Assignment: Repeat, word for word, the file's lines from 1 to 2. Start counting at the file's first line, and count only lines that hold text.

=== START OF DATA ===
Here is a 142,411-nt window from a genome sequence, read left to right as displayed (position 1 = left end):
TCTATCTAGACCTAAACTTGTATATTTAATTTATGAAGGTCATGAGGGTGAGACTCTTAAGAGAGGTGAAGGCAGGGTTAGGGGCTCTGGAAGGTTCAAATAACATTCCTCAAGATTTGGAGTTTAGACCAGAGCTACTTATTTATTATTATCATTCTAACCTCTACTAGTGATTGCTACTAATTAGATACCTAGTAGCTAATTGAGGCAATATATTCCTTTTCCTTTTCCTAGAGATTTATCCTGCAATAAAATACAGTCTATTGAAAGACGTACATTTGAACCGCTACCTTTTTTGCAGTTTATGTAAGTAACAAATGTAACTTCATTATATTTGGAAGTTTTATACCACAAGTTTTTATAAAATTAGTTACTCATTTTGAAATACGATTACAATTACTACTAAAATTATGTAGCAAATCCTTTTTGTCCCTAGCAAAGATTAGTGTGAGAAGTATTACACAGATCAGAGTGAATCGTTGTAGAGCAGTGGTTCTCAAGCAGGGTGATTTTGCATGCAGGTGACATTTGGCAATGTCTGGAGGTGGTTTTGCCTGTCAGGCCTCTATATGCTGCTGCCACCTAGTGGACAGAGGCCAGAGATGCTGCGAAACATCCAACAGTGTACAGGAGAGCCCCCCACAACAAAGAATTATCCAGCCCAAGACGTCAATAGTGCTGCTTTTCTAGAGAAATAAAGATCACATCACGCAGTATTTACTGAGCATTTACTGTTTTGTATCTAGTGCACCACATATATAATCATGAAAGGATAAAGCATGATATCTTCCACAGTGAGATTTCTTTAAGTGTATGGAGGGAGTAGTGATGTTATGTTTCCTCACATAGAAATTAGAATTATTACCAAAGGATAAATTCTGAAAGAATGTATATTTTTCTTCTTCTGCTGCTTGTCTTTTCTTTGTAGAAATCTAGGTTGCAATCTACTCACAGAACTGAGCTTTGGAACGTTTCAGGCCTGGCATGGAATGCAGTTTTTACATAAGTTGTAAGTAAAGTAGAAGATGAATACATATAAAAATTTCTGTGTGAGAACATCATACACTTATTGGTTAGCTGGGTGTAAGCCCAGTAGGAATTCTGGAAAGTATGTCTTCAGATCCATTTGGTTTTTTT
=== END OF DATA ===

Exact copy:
Here is a 142,411-nt window from a genome sequence, read left to right as displayed (position 1 = left end):
TCTATCTAGACCTAAACTTGTATATTTAATTTATGAAGGTCATGAGGGTGAGACTCTTAAGAGAGGTGAAGGCAGGGTTAGGGGCTCTGGAAGGTTCAAATAACATTCCTCAAGATTTGGAGTTTAGACCAGAGCTACTTATTTATTATTATCATTCTAACCTCTACTAGTGATTGCTACTAATTAGATACCTAGTAGCTAATTGAGGCAATATATTCCTTTTCCTTTTCCTAGAGATTTATCCTGCAATAAAATACAGTCTATTGAAAGACGTACATTTGAACCGCTACCTTTTTTGCAGTTTATGTAAGTAACAAATGTAACTTCATTATATTTGGAAGTTTTATACCACAAGTTTTTATAAAATTAGTTACTCATTTTGAAATACGATTACAATTACTACTAAAATTATGTAGCAAATCCTTTTTGTCCCTAGCAAAGATTAGTGTGAGAAGTATTACACAGATCAGAGTGAATCGTTGTAGAGCAGTGGTTCTCAAGCAGGGTGATTTTGCATGCAGGTGACATTTGGCAATGTCTGGAGGTGGTTTTGCCTGTCAGGCCTCTATATGCTGCTGCCACCTAGTGGACAGAGGCCAGAGATGCTGCGAAACATCCAACAGTGTACAGGAGAGCCCCCCACAACAAAGAATTATCCAGCCCAAGACGTCAATAGTGCTGCTTTTCTAGAGAAATAAAGATCACATCACGCAGTATTTACTGAGCATTTACTGTTTTGTATCTAGTGCACCACATATATAATCATGAAAGGATAAAGCATGATATCTTCCACAGTGAGATTTCTTTAAGTGTATGGAGGGAGTAGTGATGTTATGTTTCCTCACATAGAAATTAGAATTATTACCAAAGGATAAATTCTGAAAGAATGTATATTTTTCTTCTTCTGCTGCTTGTCTTTTCTTTGTAGAAATCTAGGTTGCAATCTACTCACAGAACTGAGCTTTGGAACGTTTCAGGCCTGGCATGGAATGCAGTTTTTACATAAGTTGTAAGTAAAGTAGAAGATGAATACATATAAAAATTTCTGTGTGAGAACATCATACACTTATTGGTTAGCTGGGTGTAAGCCCAGTAGGAATTCTGGAAAGTATGTCTTCAGATCCATTTGGTTTTTTT